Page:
In 2005 I introduced my Sniper Flash Cards, which are really a zero-step path to firing solutions. They help one memorize holdover and windage information so no steps are needed, which is a great help if you are aiming for a Kord gunner who is actively trying to kill you. This is really the wrong time to put your rifle down to dink around with a slide rule. If one has trained relentlessly with Sniper Flash Cards, it is possible to just reach up with one’s right hand, dial in windage and then hold on the appropriate mil-dot and fire without ever taking one’s eyes off the target – all in about five seconds.
This is vastly faster than using a slide rule. However, Sniper Flash Cards do not compete directly against the Mildot Master because they are only for objects of certain sizes, while the Mildot Master can range objects of arbitrary sizes. Also, Sniper Flash Cards are calibrated for a typical deer rifle and, while people often have inflated ideas about just how special their rifle’s ballistics are, it is still true that there is some round-off error in using the same system for everything from a .25-06 to a .308 rifle.
Most foreign snipers operate alone, but for snipers operating in two-person teams as U.S. snipers typically do, or for crew-served weapons such as the Ma Deuce, I now have a product that competes directly against the Mildot Master, beating it soundly at both accuracy and speed: The Mil-Dot One-Step!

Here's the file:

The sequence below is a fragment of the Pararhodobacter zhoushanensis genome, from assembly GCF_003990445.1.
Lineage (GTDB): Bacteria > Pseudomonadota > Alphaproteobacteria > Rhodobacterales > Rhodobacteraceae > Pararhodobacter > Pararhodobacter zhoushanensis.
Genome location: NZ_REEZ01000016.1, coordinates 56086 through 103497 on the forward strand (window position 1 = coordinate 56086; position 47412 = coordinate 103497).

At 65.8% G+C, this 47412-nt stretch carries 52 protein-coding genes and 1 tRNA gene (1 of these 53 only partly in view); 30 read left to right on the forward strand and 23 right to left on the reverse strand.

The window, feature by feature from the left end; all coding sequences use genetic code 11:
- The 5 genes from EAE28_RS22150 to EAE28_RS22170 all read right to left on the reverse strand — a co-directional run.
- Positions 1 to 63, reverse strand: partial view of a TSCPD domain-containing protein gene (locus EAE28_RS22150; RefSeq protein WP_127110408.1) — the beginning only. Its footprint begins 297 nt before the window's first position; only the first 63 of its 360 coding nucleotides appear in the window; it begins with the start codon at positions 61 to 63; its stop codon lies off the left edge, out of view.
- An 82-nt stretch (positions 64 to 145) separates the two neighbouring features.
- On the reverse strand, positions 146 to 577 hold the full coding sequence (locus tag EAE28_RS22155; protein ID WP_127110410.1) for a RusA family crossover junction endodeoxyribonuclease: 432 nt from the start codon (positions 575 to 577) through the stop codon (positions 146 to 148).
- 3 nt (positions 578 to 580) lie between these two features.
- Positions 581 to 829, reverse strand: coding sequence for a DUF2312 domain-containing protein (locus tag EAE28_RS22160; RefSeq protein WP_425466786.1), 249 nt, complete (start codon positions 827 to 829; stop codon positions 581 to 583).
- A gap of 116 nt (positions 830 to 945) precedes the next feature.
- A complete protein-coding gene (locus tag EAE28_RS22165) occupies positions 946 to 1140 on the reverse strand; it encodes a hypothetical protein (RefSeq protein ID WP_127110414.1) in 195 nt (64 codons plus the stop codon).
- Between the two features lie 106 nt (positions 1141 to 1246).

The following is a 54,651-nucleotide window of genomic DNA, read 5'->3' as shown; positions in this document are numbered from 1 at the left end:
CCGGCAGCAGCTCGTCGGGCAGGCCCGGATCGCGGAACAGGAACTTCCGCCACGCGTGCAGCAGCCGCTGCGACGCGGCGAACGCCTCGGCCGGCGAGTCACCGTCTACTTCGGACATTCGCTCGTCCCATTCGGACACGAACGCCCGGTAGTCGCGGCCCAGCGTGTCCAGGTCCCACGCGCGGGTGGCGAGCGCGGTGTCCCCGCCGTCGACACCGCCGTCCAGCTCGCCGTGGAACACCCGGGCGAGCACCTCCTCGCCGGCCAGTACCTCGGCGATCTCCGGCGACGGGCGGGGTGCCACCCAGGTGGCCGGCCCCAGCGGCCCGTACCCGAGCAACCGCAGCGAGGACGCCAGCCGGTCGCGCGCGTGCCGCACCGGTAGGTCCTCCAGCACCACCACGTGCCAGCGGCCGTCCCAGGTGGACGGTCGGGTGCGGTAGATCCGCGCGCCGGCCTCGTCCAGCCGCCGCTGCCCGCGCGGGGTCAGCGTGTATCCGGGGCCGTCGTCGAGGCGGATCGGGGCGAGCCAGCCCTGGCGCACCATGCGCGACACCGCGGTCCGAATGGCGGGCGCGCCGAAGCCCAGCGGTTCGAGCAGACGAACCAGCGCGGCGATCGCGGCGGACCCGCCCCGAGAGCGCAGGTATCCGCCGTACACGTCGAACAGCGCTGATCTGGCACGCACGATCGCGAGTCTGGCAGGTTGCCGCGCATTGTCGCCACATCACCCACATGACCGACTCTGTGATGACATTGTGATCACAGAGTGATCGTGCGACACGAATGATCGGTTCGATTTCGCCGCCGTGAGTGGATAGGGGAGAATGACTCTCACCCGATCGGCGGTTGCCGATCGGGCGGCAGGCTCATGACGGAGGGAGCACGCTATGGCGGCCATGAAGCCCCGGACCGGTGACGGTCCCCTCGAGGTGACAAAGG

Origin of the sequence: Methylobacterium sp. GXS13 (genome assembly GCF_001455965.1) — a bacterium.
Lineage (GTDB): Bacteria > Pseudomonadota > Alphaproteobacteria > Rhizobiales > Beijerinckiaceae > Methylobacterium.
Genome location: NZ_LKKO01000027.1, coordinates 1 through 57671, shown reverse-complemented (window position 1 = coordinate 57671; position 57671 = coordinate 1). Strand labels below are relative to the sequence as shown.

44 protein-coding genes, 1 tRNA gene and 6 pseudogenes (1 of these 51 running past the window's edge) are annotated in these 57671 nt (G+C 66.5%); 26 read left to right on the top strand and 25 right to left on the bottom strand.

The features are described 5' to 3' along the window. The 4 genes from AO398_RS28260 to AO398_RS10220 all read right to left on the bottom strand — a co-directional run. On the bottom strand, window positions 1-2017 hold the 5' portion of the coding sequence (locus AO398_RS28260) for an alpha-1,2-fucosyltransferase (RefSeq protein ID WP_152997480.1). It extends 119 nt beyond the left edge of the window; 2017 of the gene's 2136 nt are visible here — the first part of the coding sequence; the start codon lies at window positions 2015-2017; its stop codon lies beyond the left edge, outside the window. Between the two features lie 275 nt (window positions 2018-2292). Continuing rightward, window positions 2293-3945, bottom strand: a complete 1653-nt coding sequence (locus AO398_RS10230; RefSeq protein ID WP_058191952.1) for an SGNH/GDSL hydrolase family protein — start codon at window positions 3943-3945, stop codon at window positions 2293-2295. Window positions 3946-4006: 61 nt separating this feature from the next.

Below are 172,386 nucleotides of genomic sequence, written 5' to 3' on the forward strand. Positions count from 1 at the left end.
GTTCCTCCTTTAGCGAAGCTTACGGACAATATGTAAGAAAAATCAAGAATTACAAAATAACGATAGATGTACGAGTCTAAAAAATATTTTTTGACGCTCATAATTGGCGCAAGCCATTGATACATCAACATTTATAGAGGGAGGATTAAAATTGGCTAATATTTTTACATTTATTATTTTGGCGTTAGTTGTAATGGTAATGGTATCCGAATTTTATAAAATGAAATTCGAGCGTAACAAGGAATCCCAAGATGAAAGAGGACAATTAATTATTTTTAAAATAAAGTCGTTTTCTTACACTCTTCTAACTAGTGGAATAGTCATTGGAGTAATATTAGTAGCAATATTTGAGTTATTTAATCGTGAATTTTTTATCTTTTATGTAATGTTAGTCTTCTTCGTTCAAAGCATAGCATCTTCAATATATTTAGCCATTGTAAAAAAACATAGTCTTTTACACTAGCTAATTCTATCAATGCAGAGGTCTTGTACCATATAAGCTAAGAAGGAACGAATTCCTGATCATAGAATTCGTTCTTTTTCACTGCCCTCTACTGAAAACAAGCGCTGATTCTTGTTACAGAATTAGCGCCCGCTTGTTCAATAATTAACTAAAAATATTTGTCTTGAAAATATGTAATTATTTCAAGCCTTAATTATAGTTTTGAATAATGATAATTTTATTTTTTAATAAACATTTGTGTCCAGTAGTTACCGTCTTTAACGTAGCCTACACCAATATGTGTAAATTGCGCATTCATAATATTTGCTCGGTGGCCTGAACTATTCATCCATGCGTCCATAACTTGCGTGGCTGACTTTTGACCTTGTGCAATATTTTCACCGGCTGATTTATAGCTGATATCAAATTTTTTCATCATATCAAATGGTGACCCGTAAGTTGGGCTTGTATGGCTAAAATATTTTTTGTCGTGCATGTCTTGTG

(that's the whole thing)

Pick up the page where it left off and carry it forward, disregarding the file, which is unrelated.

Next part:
New 3.5x3.5" size, fits in your hip pocket! (8.5x11" available on request.)
Instructions: Hold your straight edge on the graph so it goes from 76" on the left-hand scale to 4 mils on the right-hand scale. Read the elevation off the left side of the middle scale; 67∕8 MOA. Read the windage adjustment for a 10 mph wind off the right side of the middle scale; 37∕8 MOA. Learn to read the wind in 5 mph increments, or 21∕2 mph increments if you are an expert, and mentally scale the reported windage adjustment up or down. For instance, the adjustment for a 5 mph wind would be 2 MOA and, for a 15 mph wind, 57∕8 MOA. This should take about five seconds if you have a helper to operate the Mil-Dot One-Step while you keep your eye on the target and adjust your scope’s dials as he instructs you to. I challenge anybody with a MilDot Master to replicate this calculation for both holdover and windage in under a minute.
The Mil-Dot One-Step can be custom made for any rifle, heavy machine gun or cannon. The typical deer rifle Mil-Dot One-Step shown above is suitable for deer hunters who wish to obtain the ability to engage in urban combat with the rifle and ammunition they already have. For more dedicated military or police snipers, I have the following Mil-Dot One-Steps available:
The Mil-Dot One-Steps for police snipers have information on the back for firing at a 15° grade – military snipers never get on the roof of buildings like that. Here is why. The Mil-Dot One-Steps for designated marksmen are for measuring objects from 15” to 120” at ranges out to 800 yards. The Mil-Dot One-Steps for long-range snipers are for measuring objects from 60” to 180” at ranges out to 2500 yards.
Observe that a firing solution is reached in exactly one step. The user simply places a straight-edge on the graph between the size of the object in inches on the left-hand scale and the number of milliradians it subtends on the right-hand scale and then reads the correct holdover in MOA off the middle scale. A clear plastic strip like a large book mark is included with the Mil-Dot One-Step to use as a straight edge. It works well because it is transparent and one can see the graph through it, though one may use a machete or any other object with a straight edge.